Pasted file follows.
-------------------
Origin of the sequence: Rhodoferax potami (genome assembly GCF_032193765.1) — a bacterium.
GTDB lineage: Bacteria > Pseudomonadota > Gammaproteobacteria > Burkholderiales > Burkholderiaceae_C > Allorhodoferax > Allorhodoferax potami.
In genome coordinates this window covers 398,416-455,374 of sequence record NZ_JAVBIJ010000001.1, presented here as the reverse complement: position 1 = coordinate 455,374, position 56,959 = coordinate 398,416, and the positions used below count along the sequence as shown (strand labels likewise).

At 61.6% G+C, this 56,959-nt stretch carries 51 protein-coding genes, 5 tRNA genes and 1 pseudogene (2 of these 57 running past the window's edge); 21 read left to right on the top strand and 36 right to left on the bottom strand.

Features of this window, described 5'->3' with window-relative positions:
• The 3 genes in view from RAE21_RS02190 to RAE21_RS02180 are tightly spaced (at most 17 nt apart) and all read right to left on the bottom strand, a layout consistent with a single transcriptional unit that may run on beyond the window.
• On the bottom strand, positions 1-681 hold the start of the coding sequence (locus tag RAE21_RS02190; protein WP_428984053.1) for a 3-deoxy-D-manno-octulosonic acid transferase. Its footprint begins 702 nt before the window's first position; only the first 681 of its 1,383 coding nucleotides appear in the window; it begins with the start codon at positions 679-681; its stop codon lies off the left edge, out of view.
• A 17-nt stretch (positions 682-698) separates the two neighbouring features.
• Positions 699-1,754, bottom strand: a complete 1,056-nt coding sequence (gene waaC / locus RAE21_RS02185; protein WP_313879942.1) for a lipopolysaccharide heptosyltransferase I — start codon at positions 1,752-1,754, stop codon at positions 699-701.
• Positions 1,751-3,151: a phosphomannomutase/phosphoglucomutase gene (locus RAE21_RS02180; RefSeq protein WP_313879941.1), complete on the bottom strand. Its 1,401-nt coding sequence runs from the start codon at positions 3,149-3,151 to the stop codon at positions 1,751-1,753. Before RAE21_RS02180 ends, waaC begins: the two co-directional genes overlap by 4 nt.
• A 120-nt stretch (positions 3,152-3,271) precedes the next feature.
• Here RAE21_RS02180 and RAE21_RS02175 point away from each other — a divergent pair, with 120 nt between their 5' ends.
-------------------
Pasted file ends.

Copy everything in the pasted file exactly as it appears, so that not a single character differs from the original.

Origin of the sequence: Rhodoferax potami (genome assembly GCF_032193765.1) — a bacterium.
GTDB lineage: Bacteria > Pseudomonadota > Gammaproteobacteria > Burkholderiales > Burkholderiaceae_C > Allorhodoferax > Allorhodoferax potami.
In genome coordinates this window covers 398,416-455,374 of sequence record NZ_JAVBIJ010000001.1, presented here as the reverse complement: position 1 = coordinate 455,374, position 56,959 = coordinate 398,416, and the positions used below count along the sequence as shown (strand labels likewise).

At 61.6% G+C, this 56,959-nt stretch carries 51 protein-coding genes, 5 tRNA genes and 1 pseudogene (2 of these 57 running past the window's edge); 21 read left to right on the top strand and 36 right to left on the bottom strand.

Features of this window, described 5'->3' with window-relative positions:
• The 3 genes in view from RAE21_RS02190 to RAE21_RS02180 are tightly spaced (at most 17 nt apart) and all read right to left on the bottom strand, a layout consistent with a single transcriptional unit that may run on beyond the window.
• On the bottom strand, positions 1-681 hold the start of the coding sequence (locus tag RAE21_RS02190; protein WP_428984053.1) for a 3-deoxy-D-manno-octulosonic acid transferase. Its footprint begins 702 nt before the window's first position; only the first 681 of its 1,383 coding nucleotides appear in the window; it begins with the start codon at positions 679-681; its stop codon lies off the left edge, out of view.
• A 17-nt stretch (positions 682-698) separates the two neighbouring features.
• Positions 699-1,754, bottom strand: a complete 1,056-nt coding sequence (gene waaC / locus RAE21_RS02185; protein WP_313879942.1) for a lipopolysaccharide heptosyltransferase I — start codon at positions 1,752-1,754, stop codon at positions 699-701.
• Positions 1,751-3,151: a phosphomannomutase/phosphoglucomutase gene (locus RAE21_RS02180; RefSeq protein WP_313879941.1), complete on the bottom strand. Its 1,401-nt coding sequence runs from the start codon at positions 3,149-3,151 to the stop codon at positions 1,751-1,753. Before RAE21_RS02180 ends, waaC begins: the two co-directional genes overlap by 4 nt.
• A 120-nt stretch (positions 3,152-3,271) precedes the next feature.
• Here RAE21_RS02180 and RAE21_RS02175 point away from each other — a divergent pair, with 120 nt between their 5' ends.